Our first Checking For Charity concept video. This is version 1.0 and it will likely be incrementally improved so please leave comments/suggestions!
Monday, February 28, 2011
Tuesday, February 15, 2011
How do you differentiate between a high performing organization and everyone else? There are countless answers that likely differentiate the two. However, as I was sitting in a two hour training seminar for contracting personnel at work today and I couldn't help but notice one extremely important differentiator.
When people hear the term government acquisition, high performing organization is not necessarily the first thing that comes to mind. That is not to say that there aren't extremely capable people and teams within the career field because I have definitely worked with both. However, the combination of bureaucracy, regulation, and a risk averse culture of the government procurement career field doesn’t propel it into the ranks of what many consider a high performing organization.
As I sat through the training session I could not help but notice the same phrases directed at the audience. "If you don't do this....then the auditors will slam you," or "You better do this.....or the Inspector General may write you up," and "You should be doing this.......because it is a direct reflection of you and your superior's work." It was relentless and I couldn't help but feeling like I was being pushed around a bit. Threatened almost. The kind of warnings one receives throughout childhood. Unfortunately these kinds of messages are the norm in the government arena. In the government contracting environment individuals are pushed to converge with what is ordinary. In that environment ordinary is good. Ordinary means staying well within bounds. Ordinary means being reactive to any feedback that is filtered down. Ordinary is the safe play. Ordinary (hopefully) keeps your organization out of the headlines.
In my experience, high performing organizations force you diverge from the ordinary. A high performing organization says "You better create or do something new and unique....or something bad will happen to you." There is a distinct incentive to not only break free of the status quo but to change it for the better. Instead of coloring well within the lines you go outside them and establish new boundaries that you would not have known were possible had you not put yourself out there. When an organization forces you to diverge from the ordinary you in essence become extraordinary, and being extraordinary is the epitome of what a high performing organization is all about.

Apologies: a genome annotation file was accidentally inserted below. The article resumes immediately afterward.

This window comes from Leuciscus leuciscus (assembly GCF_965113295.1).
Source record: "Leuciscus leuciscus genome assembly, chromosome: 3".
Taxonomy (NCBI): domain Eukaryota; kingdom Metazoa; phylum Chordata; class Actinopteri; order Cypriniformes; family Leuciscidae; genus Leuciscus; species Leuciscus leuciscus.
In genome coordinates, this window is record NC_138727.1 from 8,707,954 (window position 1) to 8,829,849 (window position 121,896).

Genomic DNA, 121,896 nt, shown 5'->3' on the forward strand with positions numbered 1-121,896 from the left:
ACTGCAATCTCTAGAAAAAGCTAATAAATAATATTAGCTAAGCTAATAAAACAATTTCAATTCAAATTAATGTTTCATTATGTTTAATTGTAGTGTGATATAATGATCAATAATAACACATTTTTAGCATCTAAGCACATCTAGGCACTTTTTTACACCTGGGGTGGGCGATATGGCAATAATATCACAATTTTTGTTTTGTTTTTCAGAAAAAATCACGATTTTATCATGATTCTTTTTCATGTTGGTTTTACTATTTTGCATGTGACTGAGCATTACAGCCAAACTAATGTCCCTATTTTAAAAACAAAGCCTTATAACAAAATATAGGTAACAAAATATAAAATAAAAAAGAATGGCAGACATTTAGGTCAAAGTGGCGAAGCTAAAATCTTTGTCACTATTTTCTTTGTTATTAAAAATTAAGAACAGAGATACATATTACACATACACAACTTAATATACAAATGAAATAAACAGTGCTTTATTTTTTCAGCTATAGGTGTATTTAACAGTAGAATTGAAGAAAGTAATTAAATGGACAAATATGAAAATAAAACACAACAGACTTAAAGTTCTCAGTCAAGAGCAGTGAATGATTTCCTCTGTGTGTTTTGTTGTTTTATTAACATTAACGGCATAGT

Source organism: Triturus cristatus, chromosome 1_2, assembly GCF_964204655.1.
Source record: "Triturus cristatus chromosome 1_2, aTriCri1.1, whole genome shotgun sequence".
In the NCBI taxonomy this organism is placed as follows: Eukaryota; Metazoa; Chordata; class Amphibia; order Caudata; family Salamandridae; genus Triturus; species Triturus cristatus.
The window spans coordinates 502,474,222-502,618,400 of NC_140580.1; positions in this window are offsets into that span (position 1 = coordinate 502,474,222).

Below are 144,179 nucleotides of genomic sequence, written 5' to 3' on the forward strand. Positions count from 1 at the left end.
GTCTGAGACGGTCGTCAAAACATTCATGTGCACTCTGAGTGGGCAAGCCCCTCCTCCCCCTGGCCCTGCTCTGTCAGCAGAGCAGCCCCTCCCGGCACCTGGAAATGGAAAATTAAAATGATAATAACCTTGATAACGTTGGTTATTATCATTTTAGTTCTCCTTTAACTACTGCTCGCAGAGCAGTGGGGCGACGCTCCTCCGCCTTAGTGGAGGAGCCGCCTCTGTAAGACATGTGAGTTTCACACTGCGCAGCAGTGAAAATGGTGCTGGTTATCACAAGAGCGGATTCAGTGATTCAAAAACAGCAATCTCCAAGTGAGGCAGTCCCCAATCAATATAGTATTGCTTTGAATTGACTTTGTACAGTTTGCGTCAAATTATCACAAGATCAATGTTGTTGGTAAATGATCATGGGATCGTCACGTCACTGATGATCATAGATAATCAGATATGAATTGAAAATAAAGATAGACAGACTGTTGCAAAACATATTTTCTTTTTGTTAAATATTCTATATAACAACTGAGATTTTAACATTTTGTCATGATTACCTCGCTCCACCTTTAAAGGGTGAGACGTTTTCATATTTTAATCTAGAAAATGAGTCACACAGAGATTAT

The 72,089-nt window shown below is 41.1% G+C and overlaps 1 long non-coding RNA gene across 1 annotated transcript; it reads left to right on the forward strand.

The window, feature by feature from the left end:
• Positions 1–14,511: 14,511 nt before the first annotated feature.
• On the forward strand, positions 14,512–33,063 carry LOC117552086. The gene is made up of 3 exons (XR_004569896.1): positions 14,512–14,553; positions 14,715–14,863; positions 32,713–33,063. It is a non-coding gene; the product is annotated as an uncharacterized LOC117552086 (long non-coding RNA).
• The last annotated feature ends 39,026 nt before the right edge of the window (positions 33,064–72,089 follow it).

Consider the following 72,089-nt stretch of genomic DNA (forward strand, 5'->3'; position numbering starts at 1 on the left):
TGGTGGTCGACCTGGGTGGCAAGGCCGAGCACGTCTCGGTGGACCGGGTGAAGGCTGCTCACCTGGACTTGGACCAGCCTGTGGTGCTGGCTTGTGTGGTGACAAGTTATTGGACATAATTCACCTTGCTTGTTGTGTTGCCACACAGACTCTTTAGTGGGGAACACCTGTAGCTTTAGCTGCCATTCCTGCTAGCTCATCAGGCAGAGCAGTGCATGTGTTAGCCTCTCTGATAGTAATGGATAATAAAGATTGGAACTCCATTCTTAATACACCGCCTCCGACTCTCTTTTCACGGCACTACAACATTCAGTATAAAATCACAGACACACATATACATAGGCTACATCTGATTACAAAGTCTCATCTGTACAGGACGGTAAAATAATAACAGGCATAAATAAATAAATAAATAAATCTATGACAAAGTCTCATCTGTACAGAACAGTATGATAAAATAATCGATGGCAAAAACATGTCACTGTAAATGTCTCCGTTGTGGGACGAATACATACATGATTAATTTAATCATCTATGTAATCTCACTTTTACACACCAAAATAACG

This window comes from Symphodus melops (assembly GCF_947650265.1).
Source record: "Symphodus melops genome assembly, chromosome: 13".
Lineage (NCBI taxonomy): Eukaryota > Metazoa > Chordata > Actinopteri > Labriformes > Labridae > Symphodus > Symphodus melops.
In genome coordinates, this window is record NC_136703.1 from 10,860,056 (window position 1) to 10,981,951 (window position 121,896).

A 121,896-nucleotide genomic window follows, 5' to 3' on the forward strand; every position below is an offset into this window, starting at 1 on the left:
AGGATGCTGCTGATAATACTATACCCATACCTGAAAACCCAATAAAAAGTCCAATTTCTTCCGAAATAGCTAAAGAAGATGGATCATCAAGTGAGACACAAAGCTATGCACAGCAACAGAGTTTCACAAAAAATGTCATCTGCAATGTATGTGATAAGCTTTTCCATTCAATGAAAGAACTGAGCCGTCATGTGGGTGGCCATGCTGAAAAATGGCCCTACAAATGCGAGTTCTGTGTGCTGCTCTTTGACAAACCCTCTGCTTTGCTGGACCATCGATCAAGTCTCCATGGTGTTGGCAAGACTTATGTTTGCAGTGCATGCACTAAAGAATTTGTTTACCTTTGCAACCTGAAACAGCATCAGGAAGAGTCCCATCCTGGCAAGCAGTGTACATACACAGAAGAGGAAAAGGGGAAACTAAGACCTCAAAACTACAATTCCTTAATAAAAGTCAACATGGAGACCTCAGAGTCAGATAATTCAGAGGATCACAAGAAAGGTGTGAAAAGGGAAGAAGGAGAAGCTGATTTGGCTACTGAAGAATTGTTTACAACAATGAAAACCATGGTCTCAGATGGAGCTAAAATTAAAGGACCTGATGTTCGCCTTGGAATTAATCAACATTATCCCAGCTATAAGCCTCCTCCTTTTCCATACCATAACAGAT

Tuesday, February 8, 2011
There have been some exciting things going on with Checking For Charity this year. Since its inception, our team has managed to grow both the size of the tournament and money raised for charity by more than 100%. We are seeking to do the same this year and have set a goal of a 24 team tournament that we hope will raise more than $50,000 for charity. We are structuring to expand to a west coast division and have an even more exciting long term strategy that is yet to be disclosed. So with the continued growth of Checking For Charity what is there to worry about? The same challenges that any growing company faces.
Organizational Balance: Creativity and flexibility have undoubtedly been a large factor in the early success of our charity. We take creative and motivated people and we turn them loose to make things happen for our cause. It is a formula that is not only successful but also extremely rewarding to be a part of. People are empowered to grow and improve their area of influence and I believe they come up with ideas that they wouldn’t otherwise have come up with had the culture been more structured. The flip side of that culture is that you can have a lot of people doing a lot of things in a lot of different directions. Part of my role as President is to ensure that we are implementing ideas that are in line with our strategy as well as ideas that most effectively use our limited resources whether it be money, manpower, or time. In order to do that there must be some corporate structure and organization in place. Having a greater than 100% year over year growth makes this all the more important and urgent. So that is the new challenge of our growing organization. Balancing between staying organized with a clear strategic vision while remaining creative and vigilantly avoiding/destroying unnecessary bureaucracy at the same. It is a difficult challenge that will undoubtedly be with us while we continue to grow but I am confident that we can find the right balance moving forward.